A healthy}, body can be rebuilt, or remade, with the proper dietetic care, including rest—thorough rest, and not simply advice to "go easy" on this and that, as conventional physicians often say.
Healthy individuals, if they were properly fed from childhood or from infancy on, would have no craving for salt—and certainly not for pepper, mustard and vinegar. The prevalent belief that salt tablets are a kind of cure for hot-weather depression or weakness is entirely erroneous. During hot weather, men and women who work should live on fresh raw fruit juices, drinking them by the glassfuls instead of soft-drink concoctions.
The body requires a certain amount of minerals, including the mineral compound known as salt. Every food that grows, particularly the vegetables, contain a percentage of salt compounds. A mixed fruit-vegetable diet will furnish the body with the necessary and wholesome food accessories.
People are apparently waking up to the realization that fruit juices are wholesome as well as delightful drinks; so are raw vegetable juices and raw salads. When people know how to exercise correct judgment on their food intake, they will not eat anything that is seasoned with condiments of any kind.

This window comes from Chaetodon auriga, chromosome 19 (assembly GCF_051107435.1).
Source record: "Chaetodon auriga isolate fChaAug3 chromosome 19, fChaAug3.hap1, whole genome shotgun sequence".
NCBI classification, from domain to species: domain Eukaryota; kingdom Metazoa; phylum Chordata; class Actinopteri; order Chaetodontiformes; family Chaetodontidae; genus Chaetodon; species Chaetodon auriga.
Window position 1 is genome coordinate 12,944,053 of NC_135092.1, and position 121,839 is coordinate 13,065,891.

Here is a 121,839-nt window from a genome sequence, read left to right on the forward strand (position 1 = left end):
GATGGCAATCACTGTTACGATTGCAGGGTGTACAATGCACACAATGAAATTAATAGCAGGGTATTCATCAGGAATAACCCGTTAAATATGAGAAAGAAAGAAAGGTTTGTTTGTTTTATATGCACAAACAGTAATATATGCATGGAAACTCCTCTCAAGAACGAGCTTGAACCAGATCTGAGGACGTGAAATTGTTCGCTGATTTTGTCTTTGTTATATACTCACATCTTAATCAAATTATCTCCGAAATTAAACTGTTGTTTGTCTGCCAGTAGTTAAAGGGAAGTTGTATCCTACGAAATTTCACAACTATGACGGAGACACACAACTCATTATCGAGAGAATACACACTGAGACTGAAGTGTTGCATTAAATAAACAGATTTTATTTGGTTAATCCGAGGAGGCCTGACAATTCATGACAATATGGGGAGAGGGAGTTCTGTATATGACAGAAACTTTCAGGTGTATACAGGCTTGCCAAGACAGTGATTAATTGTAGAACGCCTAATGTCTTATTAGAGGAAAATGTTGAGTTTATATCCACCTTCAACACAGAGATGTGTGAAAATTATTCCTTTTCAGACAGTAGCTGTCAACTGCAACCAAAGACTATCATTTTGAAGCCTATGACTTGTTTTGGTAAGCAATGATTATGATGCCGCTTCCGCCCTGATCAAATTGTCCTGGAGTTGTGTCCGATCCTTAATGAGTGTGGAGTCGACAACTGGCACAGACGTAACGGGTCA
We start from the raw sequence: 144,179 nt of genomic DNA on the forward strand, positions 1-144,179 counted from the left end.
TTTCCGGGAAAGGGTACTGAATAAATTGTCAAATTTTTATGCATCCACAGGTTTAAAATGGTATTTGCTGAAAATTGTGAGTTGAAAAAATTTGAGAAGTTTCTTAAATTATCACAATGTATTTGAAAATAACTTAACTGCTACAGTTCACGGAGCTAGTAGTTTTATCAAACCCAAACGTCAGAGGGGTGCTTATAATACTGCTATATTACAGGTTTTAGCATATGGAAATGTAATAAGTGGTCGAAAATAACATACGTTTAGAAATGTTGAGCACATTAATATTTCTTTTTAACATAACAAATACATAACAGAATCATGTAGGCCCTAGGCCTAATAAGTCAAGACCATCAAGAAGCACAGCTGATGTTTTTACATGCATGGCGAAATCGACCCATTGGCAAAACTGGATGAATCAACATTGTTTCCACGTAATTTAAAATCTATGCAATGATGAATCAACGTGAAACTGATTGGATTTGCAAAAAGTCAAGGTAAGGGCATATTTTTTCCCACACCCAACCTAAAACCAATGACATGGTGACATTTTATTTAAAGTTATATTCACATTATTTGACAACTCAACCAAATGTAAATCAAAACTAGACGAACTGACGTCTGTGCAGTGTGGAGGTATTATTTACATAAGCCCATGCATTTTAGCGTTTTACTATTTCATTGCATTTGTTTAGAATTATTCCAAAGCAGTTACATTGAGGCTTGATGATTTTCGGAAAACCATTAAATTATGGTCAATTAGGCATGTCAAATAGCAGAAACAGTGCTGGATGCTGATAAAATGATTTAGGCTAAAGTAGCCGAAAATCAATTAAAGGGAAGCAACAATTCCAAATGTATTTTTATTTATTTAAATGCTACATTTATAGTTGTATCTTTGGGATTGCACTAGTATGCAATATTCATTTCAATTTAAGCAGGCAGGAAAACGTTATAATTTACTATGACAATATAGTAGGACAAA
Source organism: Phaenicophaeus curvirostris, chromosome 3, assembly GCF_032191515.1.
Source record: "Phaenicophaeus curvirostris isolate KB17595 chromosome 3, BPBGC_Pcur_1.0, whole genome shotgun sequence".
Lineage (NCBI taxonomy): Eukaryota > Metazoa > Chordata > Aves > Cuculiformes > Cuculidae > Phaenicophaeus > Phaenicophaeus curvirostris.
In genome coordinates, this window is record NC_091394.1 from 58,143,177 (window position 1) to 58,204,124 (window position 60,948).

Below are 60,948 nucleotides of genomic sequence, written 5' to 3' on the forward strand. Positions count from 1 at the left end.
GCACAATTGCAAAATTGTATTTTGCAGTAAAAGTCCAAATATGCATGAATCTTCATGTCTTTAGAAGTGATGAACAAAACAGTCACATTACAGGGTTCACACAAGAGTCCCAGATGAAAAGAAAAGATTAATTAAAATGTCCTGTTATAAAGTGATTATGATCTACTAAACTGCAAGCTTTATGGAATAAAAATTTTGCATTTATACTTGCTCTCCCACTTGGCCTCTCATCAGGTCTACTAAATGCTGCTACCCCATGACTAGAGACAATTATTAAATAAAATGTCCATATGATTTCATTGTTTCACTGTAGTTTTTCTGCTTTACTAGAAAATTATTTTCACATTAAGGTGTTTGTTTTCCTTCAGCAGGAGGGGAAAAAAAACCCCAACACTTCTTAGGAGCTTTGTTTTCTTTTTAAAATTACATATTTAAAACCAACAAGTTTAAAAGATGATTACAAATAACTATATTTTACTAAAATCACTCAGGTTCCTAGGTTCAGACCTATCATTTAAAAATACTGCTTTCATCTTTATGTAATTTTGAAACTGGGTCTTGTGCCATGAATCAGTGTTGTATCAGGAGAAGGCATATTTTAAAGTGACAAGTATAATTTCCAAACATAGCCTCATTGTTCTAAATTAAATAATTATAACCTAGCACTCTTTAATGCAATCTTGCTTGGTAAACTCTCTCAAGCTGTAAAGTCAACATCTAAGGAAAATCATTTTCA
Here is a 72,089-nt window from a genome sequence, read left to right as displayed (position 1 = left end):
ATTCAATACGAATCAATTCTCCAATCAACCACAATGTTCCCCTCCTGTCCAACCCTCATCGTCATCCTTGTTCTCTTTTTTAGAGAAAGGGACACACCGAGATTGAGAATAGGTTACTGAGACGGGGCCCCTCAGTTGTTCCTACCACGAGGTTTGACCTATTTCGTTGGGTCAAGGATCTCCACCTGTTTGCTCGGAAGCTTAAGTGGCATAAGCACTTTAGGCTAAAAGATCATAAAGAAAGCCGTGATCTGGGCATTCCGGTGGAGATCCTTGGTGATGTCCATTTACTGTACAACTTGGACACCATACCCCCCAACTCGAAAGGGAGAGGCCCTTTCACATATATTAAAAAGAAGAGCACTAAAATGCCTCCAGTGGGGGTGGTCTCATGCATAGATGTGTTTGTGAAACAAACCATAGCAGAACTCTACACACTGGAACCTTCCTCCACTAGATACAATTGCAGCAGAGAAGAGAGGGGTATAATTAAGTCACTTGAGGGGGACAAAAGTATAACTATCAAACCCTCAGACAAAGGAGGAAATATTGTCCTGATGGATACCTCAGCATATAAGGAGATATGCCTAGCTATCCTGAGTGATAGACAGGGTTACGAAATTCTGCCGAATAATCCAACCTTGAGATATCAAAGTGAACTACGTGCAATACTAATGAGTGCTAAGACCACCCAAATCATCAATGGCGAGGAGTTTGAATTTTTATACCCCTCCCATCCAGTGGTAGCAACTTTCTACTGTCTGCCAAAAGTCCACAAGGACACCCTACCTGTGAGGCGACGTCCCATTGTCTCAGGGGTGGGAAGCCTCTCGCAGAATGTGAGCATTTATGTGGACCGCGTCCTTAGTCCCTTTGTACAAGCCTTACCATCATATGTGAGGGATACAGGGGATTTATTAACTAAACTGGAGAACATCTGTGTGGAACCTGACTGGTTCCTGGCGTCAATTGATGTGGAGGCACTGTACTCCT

Dr. Kellogg, whose book The New Dietetics has been one of my sources of reference, has the following interesting paragraph on condiments, with which I will close this discussion:
"Man is the only animal that deliberately commits suicide by self-poisoning. He is the only one that spoils his food before he eats it. The average man suffers constantly from chronic poisoning. He doses himself with poisons of various sorts which in the aggregate make a per capita dose of more than fifty grains of poison every twenty-four hours for every man, woman and child in the United States. He begins the day with a poison dose in the form of coffee to wake him up. After breakfast he smokes a cigar to settle his stomach and quiet his nerves. Before dinner he swallows half an ounce of whiskey or bitters to get an appetite. lie finds an afternoon cup of tea necessary to cure after-dinner stupor, and at night needs an opiate to get to sleep, and in the morning a cathartic to move his bowels. With his other poisonings, he deliberately spoils his food by putting into it toxic substances, and excretions of plants, which by means of acrid, biting and burning flavors are labeled by Nature as belonging to the poison class and unfit to be eaten. These products, used only for their flavoring properties, having no food value, are known as condiments."